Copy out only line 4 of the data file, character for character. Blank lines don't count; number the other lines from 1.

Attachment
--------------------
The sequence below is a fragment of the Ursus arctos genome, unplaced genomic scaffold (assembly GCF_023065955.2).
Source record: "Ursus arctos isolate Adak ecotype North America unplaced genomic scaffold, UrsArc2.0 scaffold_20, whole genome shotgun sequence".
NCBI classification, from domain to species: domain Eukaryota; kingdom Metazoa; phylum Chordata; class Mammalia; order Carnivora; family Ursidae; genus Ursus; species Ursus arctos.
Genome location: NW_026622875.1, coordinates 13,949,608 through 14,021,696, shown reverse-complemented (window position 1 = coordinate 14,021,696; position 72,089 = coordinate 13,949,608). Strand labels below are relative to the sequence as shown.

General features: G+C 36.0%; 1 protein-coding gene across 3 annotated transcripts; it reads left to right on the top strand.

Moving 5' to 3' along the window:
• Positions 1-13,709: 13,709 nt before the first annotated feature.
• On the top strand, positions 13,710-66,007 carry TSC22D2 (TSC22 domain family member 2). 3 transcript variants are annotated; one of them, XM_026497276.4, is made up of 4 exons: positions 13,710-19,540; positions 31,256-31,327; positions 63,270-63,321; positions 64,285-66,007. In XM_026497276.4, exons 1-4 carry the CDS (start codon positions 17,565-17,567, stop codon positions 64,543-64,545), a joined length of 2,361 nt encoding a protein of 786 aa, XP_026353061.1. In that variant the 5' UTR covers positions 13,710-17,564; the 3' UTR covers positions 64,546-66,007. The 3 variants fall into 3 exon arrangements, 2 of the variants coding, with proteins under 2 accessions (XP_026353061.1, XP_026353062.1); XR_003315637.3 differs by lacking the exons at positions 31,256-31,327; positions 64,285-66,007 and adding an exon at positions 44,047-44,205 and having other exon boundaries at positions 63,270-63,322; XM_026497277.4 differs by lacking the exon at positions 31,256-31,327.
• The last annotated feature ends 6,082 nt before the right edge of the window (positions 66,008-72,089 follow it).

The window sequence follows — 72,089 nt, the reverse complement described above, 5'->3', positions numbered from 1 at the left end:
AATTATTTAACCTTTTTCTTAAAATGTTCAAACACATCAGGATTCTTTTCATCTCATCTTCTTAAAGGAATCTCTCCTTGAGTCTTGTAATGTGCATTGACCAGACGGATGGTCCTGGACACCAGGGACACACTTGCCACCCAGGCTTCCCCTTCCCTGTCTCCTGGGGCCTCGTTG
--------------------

Genome location: NW_026622875.1, coordinates 13,949,608 through 14,021,696, shown reverse-complemented (window position 1 = coordinate 14,021,696; position 72,089 = coordinate 13,949,608). Strand labels below are relative to the sequence as shown.